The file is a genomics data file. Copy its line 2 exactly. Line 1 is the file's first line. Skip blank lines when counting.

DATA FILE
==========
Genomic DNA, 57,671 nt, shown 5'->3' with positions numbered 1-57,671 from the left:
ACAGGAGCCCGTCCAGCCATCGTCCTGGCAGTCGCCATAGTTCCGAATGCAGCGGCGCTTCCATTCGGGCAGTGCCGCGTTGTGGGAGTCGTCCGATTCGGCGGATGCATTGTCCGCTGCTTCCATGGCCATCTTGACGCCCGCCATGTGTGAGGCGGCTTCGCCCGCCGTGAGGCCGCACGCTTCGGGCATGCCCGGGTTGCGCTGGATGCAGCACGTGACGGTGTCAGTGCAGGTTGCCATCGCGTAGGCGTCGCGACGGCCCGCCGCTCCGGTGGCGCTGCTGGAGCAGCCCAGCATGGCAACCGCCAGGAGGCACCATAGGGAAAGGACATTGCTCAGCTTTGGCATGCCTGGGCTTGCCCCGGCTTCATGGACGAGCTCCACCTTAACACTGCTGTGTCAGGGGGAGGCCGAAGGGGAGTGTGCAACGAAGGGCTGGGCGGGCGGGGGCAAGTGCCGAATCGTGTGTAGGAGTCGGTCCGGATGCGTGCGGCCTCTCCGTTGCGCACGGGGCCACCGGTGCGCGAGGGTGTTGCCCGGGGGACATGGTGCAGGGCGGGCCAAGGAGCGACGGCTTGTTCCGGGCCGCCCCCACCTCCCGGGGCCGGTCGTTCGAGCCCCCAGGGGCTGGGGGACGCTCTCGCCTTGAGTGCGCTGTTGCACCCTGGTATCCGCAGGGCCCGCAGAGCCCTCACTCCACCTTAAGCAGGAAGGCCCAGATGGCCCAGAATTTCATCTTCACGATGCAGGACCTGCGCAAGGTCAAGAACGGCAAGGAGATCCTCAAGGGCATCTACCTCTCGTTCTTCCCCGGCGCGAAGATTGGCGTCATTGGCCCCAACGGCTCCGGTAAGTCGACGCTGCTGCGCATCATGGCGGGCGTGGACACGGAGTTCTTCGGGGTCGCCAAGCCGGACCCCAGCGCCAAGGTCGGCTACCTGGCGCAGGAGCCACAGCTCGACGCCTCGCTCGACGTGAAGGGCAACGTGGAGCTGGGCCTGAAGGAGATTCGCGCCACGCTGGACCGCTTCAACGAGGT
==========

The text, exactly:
ACAGGAGCCCGTCCAGCCATCGTCCTGGCAGTCGCCATAGTTCCGAATGCAGCGGCGCTTCCATTCGGGCAGTGCCGCGTTGTGGGAGTCGTCCGATTCGGCGGATGCATTGTCCGCTGCTTCCATGGCCATCTTGACGCCCGCCATGTGTGAGGCGGCTTCGCCCGCCGTGAGGCCGCACGCTTCGGGCATGCCCGGGTTGCGCTGGATGCAGCACGTGACGGTGTCAGTGCAGGTTGCCATCGCGTAGGCGTCGCGACGGCCCGCCGCTCCGGTGGCGCTGCTGGAGCAGCCCAGCATGGCAACCGCCAGGAGGCACCATAGGGAAAGGACATTGCTCAGCTTTGGCATGCCTGGGCTTGCCCCGGCTTCATGGACGAGCTCCACCTTAACACTGCTGTGTCAGGGGGAGGCCGAAGGGGAGTGTGCAACGAAGGGCTGGGCGGGCGGGGGCAAGTGCCGAATCGTGTGTAGGAGTCGGTCCGGATGCGTGCGGCCTCTCCGTTGCGCACGGGGCCACCGGTGCGCGAGGGTGTTGCCCGGGGGACATGGTGCAGGGCGGGCCAAGGAGCGACGGCTTGTTCCGGGCCGCCCCCACCTCCCGGGGCCGGTCGTTCGAGCCCCCAGGGGCTGGGGGACGCTCTCGCCTTGAGTGCGCTGTTGCACCCTGGTATCCGCAGGGCCCGCAGAGCCCTCACTCCACCTTAAGCAGGAAGGCCCAGATGGCCCAGAATTTCATCTTCACGATGCAGGACCTGCGCAAGGTCAAGAACGGCAAGGAGATCCTCAAGGGCATCTACCTCTCGTTCTTCCCCGGCGCGAAGATTGGCGTCATTGGCCCCAACGGCTCCGGTAAGTCGACGCTGCTGCGCATCATGGCGGGCGTGGACACGGAGTTCTTCGGGGTCGCCAAGCCGGACCCCAGCGCCAAGGTCGGCTACCTGGCGCAGGAGCCACAGCTCGACGCCTCGCTCGACGTGAAGGGCAACGTGGAGCTGGGCCTGAAGGAGATTCGCGCCACGCTGGACCGCTTCAACGAGGT